Millard Fillmore – 13th president of America
Millard Fillmore became the 13th president of the United States after the death of President Zachary Taylor in 1850.
Millard Fillmore was born on January 7, 1800 in Locke Township, New York in a poor family. Fillmore was largely self-educated and self-made. At the age of 15 he worked in a cloth factory. Fillmore moved to Buffalo after attending an academy at New Hope and studying law briefly under a local judge. In 1823 Millard became a lawyer.
In 1826 Fillmore married Abigail Powers, the daughter of a clergyman. They had two children. Abigail died in March 1853.
In 1833, Fillmore entered the House of Representatives as a member of the Anti-Masonic-National Republican coalition. A year later he joined political party the Whigs.
In the 1830s and 1840s he was a member of the U.S. House of Representatives.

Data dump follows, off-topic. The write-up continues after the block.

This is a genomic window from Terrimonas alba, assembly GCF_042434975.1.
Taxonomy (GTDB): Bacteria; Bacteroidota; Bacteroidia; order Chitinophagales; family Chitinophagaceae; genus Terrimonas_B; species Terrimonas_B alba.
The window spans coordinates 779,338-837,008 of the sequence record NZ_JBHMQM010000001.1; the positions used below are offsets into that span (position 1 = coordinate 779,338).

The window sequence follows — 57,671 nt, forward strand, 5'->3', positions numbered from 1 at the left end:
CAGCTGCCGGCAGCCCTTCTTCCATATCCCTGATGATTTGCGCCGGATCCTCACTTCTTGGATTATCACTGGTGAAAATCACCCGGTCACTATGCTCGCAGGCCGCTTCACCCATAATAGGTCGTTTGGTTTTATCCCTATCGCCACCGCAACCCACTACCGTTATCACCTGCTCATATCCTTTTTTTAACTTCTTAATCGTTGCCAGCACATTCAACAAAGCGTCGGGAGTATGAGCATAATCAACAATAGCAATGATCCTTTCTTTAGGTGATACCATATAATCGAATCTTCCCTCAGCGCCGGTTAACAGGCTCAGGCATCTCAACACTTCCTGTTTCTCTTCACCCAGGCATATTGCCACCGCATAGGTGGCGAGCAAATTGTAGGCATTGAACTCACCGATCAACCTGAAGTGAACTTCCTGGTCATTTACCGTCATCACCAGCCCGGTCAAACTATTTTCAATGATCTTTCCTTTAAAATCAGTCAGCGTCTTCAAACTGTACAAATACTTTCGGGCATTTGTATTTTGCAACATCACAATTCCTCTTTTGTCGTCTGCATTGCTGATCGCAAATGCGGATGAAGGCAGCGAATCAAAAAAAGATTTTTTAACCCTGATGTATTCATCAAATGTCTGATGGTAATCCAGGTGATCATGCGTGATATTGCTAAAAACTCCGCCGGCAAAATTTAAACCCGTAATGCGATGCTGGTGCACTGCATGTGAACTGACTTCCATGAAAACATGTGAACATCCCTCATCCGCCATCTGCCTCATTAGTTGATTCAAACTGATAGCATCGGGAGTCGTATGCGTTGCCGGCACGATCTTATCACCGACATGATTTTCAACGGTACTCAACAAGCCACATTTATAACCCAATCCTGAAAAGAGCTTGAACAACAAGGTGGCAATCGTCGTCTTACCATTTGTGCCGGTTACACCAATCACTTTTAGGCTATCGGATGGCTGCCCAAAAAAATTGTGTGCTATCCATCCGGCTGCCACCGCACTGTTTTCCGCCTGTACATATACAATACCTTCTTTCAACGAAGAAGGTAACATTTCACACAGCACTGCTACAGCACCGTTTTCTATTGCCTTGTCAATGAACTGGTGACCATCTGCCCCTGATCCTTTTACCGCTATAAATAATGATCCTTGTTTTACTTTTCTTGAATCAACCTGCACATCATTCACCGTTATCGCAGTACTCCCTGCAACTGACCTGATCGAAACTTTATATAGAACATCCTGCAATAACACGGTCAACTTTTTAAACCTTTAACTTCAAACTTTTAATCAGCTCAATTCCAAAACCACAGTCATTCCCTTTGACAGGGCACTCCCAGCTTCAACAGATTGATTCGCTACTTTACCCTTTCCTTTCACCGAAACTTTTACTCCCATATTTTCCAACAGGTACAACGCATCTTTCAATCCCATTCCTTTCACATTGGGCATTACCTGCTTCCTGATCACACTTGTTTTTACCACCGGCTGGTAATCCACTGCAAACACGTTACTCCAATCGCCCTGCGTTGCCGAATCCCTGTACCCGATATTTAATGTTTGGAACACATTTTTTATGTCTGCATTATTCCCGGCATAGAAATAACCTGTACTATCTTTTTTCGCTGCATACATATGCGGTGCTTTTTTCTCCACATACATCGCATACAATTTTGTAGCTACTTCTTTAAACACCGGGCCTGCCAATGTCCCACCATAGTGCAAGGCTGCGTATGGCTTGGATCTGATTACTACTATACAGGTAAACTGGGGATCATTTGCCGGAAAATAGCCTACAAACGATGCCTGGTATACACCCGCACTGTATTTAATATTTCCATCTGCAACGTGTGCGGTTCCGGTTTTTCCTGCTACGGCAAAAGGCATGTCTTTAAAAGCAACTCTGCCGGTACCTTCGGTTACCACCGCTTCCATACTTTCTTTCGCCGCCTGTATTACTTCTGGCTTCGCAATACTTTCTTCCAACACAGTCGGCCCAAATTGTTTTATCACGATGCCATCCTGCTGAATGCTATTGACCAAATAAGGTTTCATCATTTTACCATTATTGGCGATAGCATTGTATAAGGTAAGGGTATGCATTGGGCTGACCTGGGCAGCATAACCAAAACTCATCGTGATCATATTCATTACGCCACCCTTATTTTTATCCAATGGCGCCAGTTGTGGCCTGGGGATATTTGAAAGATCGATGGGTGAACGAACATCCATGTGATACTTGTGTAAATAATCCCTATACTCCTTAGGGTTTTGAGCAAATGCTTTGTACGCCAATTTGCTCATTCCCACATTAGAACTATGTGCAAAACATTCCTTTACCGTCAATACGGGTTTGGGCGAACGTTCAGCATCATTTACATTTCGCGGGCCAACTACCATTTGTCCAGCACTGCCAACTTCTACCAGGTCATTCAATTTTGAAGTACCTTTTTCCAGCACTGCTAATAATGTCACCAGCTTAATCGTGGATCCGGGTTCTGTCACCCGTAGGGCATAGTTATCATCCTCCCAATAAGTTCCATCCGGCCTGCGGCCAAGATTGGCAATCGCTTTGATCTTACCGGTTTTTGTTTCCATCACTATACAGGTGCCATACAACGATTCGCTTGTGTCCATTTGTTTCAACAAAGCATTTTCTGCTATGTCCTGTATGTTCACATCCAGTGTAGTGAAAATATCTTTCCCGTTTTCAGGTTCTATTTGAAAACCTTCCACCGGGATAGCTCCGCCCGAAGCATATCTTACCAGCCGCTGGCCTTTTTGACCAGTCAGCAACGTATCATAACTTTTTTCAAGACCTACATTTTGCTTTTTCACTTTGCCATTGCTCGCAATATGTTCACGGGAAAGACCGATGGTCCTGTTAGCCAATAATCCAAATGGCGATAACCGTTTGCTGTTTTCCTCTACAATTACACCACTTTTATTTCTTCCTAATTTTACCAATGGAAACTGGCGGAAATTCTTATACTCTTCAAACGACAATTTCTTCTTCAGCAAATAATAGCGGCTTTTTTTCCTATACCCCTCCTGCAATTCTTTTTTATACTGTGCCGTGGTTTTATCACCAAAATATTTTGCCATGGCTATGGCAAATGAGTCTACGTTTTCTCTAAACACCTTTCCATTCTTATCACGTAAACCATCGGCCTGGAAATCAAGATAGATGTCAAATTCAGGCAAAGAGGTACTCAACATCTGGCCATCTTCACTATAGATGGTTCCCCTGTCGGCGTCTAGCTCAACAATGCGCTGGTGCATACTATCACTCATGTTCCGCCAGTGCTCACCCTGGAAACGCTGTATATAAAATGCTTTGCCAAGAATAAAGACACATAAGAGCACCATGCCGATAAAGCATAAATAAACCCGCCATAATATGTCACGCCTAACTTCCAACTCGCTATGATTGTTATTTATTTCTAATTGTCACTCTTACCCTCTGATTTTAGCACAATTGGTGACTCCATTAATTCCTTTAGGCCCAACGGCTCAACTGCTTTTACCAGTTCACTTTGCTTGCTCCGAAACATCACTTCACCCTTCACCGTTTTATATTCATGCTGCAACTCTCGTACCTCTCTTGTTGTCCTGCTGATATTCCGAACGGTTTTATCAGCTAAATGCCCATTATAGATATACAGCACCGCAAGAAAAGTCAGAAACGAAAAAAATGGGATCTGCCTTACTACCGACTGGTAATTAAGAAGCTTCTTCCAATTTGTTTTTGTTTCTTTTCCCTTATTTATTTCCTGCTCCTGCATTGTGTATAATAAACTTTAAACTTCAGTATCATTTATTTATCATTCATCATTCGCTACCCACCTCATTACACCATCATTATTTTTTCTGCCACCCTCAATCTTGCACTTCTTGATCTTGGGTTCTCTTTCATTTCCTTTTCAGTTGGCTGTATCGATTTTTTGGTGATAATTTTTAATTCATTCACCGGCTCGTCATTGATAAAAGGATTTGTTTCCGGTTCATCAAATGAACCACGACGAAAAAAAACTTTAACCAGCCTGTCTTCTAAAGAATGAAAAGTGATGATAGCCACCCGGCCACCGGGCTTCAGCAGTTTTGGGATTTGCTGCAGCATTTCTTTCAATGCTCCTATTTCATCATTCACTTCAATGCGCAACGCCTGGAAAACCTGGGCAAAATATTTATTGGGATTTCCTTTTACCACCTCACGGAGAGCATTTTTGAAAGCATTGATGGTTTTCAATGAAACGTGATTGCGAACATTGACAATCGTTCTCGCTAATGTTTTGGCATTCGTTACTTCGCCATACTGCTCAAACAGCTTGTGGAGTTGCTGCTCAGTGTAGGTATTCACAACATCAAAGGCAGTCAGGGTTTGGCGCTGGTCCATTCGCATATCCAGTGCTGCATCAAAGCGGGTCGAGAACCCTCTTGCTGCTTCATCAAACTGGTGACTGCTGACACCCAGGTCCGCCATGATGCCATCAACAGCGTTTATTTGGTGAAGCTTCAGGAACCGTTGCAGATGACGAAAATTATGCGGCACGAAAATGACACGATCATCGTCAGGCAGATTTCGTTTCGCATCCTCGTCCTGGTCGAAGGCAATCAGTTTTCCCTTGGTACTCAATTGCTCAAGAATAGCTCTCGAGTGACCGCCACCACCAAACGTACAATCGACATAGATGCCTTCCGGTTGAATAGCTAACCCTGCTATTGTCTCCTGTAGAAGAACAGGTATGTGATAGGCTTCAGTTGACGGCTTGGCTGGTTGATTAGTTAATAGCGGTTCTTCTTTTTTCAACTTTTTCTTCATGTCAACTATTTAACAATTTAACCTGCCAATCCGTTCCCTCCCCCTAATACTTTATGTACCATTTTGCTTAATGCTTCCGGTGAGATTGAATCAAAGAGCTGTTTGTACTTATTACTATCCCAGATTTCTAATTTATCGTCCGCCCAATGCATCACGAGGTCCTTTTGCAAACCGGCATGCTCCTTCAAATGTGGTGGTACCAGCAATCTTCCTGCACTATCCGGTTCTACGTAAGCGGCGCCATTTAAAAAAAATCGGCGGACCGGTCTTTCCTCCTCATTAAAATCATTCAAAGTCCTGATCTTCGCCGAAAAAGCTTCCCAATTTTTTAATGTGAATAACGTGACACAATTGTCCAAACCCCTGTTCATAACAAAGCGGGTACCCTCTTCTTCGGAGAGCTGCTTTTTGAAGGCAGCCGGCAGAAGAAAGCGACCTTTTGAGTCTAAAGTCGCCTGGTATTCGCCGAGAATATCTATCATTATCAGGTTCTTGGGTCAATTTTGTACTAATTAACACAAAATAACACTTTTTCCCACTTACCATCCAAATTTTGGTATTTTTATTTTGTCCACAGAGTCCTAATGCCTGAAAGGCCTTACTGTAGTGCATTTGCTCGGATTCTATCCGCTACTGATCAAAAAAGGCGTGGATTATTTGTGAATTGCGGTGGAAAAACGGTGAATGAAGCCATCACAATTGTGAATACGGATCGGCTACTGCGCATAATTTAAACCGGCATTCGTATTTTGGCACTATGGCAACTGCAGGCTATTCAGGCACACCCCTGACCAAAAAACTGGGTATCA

In 1846 he was elected comptroller of New York State.
In 1848 Fillmore became a vice president of the United States under Zachary Taylor. Taylor had become afflicted with cholera and died on the evening of 9 July 1850. So, Millard became the thirteenth President of the United States.
He wanted to make a compromise between antislavery Northerners and proslavery Southerners but it led to the breakup of his political party.
Fillmore helped world trade and opened Japanese ports to U.S. ships.
He returned to Buffalo to become that city’s leading citizen, devoting himself to educational and charitable affairs.
He became the first chancellor of the University of Buffalo and the first president of the Buffalo Historical Society.
In 1858 he married Caroline McIntosh, the widow of Ezekiel McIntosh of Albany.
Fillmore died on March 8, 1874 in Buffalo, New York. He was buried in Forest Lawn Cemetery.
The city in the state of New York, Districts of Minnesota, Nebraska and Utah were named in honor of Fillmore.